I keep planting flowers around my black walnut tree, and they keep dying. What’s the problem?
Black walnut is what’s known as an allelopathic plant, which means it contains a natural poison that kills or interferes with the growth of nearby plants. Black walnut leaves and wood, and especially the roots, contain a powerful chemical called juglone.
Juglone is harmful to many garden plants such as nightshade vegetables, azaleas, rhododendron, blueberries, and petunias. Juglone can stay in the roots and soil for years after the tree is cut down, and it’s also present in fallen leaves, debris, and water runoff.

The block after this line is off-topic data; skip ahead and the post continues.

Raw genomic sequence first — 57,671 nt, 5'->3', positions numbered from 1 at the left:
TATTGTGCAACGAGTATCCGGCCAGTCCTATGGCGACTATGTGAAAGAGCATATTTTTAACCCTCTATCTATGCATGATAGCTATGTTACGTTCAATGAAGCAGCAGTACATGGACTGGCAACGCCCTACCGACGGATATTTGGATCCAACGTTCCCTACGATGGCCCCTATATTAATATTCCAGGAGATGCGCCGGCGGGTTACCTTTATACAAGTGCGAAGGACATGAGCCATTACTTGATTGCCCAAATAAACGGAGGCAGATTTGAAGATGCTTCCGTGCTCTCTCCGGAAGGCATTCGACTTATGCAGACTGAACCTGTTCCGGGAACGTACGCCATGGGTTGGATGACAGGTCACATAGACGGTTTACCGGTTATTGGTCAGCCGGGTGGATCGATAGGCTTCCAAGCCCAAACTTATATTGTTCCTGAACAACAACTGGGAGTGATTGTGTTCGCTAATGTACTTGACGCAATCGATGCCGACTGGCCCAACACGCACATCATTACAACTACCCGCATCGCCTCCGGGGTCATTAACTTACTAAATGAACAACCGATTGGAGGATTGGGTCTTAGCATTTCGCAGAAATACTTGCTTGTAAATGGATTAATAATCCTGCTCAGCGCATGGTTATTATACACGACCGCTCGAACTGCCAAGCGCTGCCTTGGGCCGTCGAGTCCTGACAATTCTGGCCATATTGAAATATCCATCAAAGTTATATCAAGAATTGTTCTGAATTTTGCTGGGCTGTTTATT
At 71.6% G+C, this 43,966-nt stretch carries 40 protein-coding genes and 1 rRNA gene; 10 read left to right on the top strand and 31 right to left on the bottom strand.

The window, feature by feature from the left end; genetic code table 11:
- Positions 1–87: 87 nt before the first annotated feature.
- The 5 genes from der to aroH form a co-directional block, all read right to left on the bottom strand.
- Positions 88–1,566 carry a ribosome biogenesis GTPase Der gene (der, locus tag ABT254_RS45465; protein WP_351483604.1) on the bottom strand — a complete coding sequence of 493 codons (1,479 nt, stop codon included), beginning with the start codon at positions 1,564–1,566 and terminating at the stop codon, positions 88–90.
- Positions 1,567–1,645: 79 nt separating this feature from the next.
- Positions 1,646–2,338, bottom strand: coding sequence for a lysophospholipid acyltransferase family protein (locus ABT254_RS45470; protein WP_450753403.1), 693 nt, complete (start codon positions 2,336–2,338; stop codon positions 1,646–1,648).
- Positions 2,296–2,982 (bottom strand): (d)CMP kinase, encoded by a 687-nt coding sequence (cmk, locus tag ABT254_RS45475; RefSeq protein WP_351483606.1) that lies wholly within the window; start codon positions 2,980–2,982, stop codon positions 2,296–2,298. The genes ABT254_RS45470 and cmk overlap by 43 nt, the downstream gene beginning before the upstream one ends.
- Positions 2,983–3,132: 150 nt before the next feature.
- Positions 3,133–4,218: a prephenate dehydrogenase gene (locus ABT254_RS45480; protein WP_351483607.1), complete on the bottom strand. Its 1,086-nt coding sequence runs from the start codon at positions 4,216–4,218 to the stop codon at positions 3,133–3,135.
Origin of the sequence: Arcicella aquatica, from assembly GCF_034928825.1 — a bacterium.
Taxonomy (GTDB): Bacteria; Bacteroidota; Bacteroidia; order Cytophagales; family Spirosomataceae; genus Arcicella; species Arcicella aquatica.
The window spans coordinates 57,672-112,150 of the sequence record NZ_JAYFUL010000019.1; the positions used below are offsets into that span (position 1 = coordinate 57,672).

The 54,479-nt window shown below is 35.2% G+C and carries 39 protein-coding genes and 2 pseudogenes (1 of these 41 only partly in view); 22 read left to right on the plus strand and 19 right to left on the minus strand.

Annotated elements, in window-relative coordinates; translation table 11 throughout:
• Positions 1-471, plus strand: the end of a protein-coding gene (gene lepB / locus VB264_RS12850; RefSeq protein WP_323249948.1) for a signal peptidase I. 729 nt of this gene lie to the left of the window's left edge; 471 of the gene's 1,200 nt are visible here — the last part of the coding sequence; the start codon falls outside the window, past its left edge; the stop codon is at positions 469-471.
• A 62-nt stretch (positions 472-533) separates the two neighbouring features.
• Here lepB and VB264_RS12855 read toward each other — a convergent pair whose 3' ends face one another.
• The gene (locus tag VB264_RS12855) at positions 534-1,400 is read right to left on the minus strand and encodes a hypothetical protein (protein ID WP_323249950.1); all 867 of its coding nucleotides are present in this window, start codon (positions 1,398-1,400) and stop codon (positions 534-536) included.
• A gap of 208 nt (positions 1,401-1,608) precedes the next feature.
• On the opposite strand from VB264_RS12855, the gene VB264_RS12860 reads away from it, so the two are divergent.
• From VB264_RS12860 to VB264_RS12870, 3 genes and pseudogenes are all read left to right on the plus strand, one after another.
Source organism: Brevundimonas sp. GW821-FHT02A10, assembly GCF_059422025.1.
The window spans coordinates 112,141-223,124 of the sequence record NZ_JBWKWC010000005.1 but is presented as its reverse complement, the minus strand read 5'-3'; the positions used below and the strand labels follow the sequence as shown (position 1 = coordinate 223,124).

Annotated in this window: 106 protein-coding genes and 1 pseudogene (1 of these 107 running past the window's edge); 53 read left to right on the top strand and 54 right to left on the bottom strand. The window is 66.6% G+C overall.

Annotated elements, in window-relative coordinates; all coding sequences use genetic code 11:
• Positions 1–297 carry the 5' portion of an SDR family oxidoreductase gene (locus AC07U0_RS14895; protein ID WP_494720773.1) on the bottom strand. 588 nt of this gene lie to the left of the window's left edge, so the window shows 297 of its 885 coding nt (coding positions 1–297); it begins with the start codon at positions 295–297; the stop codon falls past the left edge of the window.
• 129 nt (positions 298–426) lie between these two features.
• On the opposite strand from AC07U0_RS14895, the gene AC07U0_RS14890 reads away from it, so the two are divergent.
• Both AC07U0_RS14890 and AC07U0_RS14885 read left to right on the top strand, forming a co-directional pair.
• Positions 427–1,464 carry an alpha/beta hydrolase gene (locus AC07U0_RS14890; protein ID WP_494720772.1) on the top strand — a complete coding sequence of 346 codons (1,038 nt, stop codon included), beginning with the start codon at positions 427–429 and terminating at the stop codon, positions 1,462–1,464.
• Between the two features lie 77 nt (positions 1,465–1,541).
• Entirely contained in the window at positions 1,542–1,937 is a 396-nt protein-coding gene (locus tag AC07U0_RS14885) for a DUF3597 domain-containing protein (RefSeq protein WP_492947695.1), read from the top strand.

Allelopathy is a sort of quiet chemical warfare that beats out the competition – which is great if you’re a walnut tree, but not so great if you’re trying to garden near one! If you have a black walnut tree in your yard, here are some tips for dealing with its allelopathic traits:
- Keep Plants Healthy: Weakened plants are more susceptible to allelopathic chemicals, so make sure your garden plants are in good soil and are healthy.
- The Walnut Tree: Allelopathic Effects and Tolerant Plants (Virginia Tech)
- Allelopathic Plants: Nature’s Weedkiller (Earth Friendly Gardening)
- Allelopathy: How Plants Suppress Other Plants (University of Florida)